Bucs Briefing rolls on with our in-depth look at the 2019 tape of each key member of the Bucs 2020 roster, turning the page to the team’s returning tight ends this week: O.J. Howard, Cameron Brate and Antony Auclair.

Joining me to break down the promising trio is a familiar face: former Pewter Report beat writer and current Draft Network analyst Trevor Sikkema. Y’all are almost certainly already following him, but if you’re not, make sure you smash ‘follow’ on @TampaBayTre for all the best memes in the Twittersphere.

TE O.J. Howard – 6-6, 251 – 25 years old – 4th season

When Alabama tight end O.J. Howard fell to the 19th overall pick in the 2017 NFL Draft, many people were surprised, but not many expected the Bucs to select him. The value was too good for Jason Licht to pass on however, nabbing Howard to join a star-studded cast of weapons that would include Penn State wide receiver Chris Godwin two rounds later.

A certified athletic freak with rare size, speed and length for the position, Howard wasn’t heavily utilized in ‘Bama’s passing game, but always impressed when he was targeted. That’s basically been his exact same story in Tampa Bay’s offense, leading all NFL tight ends in yards per reception and yards per target since he entered the league three seasons ago.

A big-play machine with 28 of his 94 career catches going for 20 yards or more, I agree wholeheartedly with Sikkema that the perception of Howard as a “disappointment” or “bust” is solely in comparison to unrealistic expectations for what he would be this early in his career.

“I don’t think ‘struggle’ is the right word to describe Howard in the NFL so far,” Sikkema said. “It’s not totally incorrect, but the perception of Howard has a lot to do with pre-draft expectations, where we saw this incredible athlete who was 6-foot-6, 250 pounds. Because of how alluring Howard was as an athlete and how strong he already was as a blocker coming out of Alabama, people were already penciling him in as destined to be a Top 5 tight end by year two or three before he ever played a down in the pros. He hasn’t turned into that.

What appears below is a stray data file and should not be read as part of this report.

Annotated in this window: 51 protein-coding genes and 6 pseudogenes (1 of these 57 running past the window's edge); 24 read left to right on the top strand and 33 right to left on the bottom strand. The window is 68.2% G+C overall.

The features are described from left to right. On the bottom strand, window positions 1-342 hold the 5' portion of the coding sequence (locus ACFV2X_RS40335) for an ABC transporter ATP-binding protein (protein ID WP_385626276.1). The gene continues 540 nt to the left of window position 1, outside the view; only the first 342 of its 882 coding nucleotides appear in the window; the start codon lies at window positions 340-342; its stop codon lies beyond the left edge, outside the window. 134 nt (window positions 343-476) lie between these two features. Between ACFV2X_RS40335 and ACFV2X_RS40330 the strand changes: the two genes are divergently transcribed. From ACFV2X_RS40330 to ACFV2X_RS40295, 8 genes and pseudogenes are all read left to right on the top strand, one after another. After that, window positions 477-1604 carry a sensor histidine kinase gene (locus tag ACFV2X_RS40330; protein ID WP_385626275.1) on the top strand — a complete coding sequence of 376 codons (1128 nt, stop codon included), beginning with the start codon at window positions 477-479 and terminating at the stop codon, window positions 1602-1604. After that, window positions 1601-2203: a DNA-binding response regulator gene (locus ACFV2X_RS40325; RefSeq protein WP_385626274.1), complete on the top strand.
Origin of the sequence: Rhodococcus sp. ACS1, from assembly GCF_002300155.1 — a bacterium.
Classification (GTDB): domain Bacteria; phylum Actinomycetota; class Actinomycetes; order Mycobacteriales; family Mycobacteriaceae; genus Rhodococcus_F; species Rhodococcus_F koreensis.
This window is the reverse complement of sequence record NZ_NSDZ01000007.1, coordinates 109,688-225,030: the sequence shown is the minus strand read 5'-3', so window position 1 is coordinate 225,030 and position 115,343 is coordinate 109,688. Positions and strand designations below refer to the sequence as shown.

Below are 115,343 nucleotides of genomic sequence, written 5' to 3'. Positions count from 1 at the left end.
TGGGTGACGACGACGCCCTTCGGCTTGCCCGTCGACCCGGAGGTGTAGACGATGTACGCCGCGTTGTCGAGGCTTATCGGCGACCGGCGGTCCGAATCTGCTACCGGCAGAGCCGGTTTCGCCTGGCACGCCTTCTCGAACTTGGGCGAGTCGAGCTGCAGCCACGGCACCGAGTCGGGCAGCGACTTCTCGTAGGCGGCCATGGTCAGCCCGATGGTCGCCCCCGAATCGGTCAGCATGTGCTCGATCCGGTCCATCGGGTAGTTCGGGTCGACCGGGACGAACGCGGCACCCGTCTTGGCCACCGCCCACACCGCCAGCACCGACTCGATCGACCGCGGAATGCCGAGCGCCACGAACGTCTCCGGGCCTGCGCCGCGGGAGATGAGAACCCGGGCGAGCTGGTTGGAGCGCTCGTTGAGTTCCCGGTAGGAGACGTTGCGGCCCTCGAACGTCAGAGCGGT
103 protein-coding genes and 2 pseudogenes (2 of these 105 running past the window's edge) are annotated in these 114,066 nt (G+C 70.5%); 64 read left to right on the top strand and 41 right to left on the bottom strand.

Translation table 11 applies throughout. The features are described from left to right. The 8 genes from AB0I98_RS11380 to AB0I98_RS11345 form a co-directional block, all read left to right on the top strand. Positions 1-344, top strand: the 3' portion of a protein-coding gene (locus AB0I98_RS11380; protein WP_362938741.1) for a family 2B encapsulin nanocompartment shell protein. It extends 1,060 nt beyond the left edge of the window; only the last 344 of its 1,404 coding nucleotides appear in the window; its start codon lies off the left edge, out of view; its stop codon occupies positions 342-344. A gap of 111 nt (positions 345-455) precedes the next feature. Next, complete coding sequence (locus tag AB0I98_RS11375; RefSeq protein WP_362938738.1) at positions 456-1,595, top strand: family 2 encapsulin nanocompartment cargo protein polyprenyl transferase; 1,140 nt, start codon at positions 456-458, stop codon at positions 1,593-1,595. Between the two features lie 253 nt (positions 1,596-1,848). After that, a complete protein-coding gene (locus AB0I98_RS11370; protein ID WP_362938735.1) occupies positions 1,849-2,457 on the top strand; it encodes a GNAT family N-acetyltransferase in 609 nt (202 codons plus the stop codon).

Bucs TE O.J. Howard – Photo by: Cliff Welch/PR
Bucs TE O.J. Howard – Photo by: Cliff Welch/PR

“Now, he hasn’t been ‘bad,’ either. His yards-per-reception continues to be very high, as it has been every year he’s been in the league. It just seems like Howard doesn’t have the focus or the killer edge that was supposed to elevate him to a level of one of the league’s best by now. One play he’ll make a great catch in traffic or take a quick pass for an extra 20 yards up the sideline. But then on other plays he’ll just bobble the ball or not look as strong on a block as one would expect from a three-year pro. But that last part is why the word ‘struggle’ isn’t completely false either, because he clearly has the talent to be more, he just isn’t consistent in his execution yet.”

Howard enters the fourth year of his career having endured almost a year’s worth of trade rumors and the acquisition of perhaps the greatest tight end in NFL history in Rob Gronkowski. Still, the Bucs have been adamant about their belief in Howard, with his play late last season likely inspiring them to take a deeper look at how he can be maximized in Bruce Arians’ offense moving forward.